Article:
Among the Grove squirrels and few students you could encounter during a late-night walk back to your dorm, you may also notice feral cats roaming the dark, empty campus.
Many students have run into them across campus, including near the student health center, outside the library and around their apartments. They can be seen nestled under bushes, quietly trotting down dark sidewalks and lounging in parking spaces in the sunlight.
Olivia Cusimano, a senior international studies major, lived at Northgate Apartments last year and frequently saw cats lounging on porches and greeting students.
“There’s an orange tabby there that everyone calls ‘Pizza.’ He’s very sweet. I saw two little kittens there at one point, too,” Cusimano said. “Pizza would sometimes walk home with me. Like, he’d follow me from the opposite side of Northgate to my door. The girl in the apartment next to me bought a plush pumpkin animal bed and put it outside during October, and sometimes Pizza would sleep in it when it was really cold out.”
Another Northgate resident, junior international studies major Ben Hager, said he enjoys the cats’ presence, and that his neighbor even feeds the cats sometimes.
“They are really chill,” Hager said. “(Pizza) is nice and will let you pet it. Some people leave food out for them, which is why they hang around the area, I think. My neighbor leaves food out for them, so the orange (cat) likes to chill on my side of the complex.”
These few cats living outside of Northgate Apartments are among the 20-30 cats living on the university campus that are cared for by Feral University Rebel Rescuers (FURR). Started in 2002 by Lisa Hartman, the athletics travel coordinator, FURR was a solution to the overpopulation of stray cats on campus.
“There had been some discussion by administration of how to handle the cats on campus, so the group did some research and found that numerous campuses in the U.S. and around the world practiced (the trap-neuter-return method),” Hartman said. “With their guidance, and the approval of our administration, FURR was born.”
Natascha Techen, a senior research scientist in the department of pharmacognosy, came to the university in 2002 and got involved with FURR as an animal trapper.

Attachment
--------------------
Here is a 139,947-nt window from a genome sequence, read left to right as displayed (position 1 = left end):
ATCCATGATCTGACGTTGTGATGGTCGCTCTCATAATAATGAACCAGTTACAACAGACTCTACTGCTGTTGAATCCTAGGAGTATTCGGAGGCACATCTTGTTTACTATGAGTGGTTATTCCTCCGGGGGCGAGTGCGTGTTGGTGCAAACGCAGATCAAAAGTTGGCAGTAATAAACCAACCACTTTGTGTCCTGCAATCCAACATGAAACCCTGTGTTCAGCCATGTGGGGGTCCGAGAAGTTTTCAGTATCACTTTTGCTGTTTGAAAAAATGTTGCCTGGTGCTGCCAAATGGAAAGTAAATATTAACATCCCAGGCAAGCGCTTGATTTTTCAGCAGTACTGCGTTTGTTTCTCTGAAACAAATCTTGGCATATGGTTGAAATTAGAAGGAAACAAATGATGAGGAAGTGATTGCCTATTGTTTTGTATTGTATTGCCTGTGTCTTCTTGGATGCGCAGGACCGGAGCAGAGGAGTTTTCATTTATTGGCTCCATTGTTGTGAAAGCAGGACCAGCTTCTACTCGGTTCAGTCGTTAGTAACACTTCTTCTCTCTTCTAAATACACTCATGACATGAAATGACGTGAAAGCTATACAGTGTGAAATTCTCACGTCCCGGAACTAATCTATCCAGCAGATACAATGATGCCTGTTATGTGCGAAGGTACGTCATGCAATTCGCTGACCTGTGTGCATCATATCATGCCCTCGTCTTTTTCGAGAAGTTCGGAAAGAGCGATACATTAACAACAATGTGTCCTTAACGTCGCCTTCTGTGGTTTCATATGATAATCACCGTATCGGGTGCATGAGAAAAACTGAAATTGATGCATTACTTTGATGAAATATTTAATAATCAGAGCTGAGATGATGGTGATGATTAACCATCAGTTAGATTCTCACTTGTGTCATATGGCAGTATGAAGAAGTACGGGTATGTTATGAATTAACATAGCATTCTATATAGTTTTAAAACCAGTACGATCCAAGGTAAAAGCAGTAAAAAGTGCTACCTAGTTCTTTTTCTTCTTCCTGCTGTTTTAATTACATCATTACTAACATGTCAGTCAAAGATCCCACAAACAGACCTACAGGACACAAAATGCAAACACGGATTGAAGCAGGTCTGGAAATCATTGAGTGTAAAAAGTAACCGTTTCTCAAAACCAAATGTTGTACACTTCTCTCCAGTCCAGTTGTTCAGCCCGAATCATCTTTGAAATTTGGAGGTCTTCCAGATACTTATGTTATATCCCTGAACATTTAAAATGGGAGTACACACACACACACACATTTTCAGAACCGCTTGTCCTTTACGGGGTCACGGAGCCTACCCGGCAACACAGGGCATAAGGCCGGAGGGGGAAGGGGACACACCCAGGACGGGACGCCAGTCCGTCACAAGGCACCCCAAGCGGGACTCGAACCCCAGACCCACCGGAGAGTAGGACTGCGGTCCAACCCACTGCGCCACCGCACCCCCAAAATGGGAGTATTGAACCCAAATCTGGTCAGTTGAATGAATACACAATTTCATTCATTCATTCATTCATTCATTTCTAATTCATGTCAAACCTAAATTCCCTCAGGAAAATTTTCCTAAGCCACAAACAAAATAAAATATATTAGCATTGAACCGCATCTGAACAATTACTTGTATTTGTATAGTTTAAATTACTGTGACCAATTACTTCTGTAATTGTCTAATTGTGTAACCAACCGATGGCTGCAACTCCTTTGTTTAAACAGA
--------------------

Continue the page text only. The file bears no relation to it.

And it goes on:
“There were about 200 cats on campus unfixed. They were just running around everywhere. You would see them run over … It was a total mess. It was really bad,” Techen said. “So, the university didn’t like how it looked, so they decided, ‘We need to find a solution,’ and these animals have to be caught and removed, which means killing.”
Techen said Hartman, along with other university employees, were unhappy with this solution, so they offered an alternative.
“That’s when they offered the trap-neuter-return (TNR) method at no cost to the university,” Techen said. “The university agreed to the project, and it was very successful.”
The population of these cats is controlled by the TNR method, enacted by FURR. The TNR process is conducted by trapping the cats near their usual “home” on campus and taking them to a participating veterinary clinic in Oxford, where they are vaccinated and spayed or neutered. The cats’ ears are tipped to identify and monitor them. Once the cats heal, they are released back on campus, where they were originally trapped.
When the program began in 2002, there were around 200 cats living in the bushes and under porches of university buildings.
“We’ve caught about 180 animals. 80 of them were just too wild and had to be returned on campus, and the others were adopted out,” Techen said. “Now we are probably down to 20-30 animals on campus. They’re all fixed, vaccinated against rabies and monitored. If they were to fall ill for some reason,” Techen said, “we’ll go out and catch them and provide medical care for them.”
FURR is also responsible for feeding the cats using feeding stations at secret locations across campus. The stations’ locations are kept secret, as people found them in the past and poisoned the cats.
“We have 9-10 feeding stations on campus where we provide food and water in the morning, and they have to eat it up during the days so that there’s nothing leftover for the raccoons when they come out in the evening,” Techen said.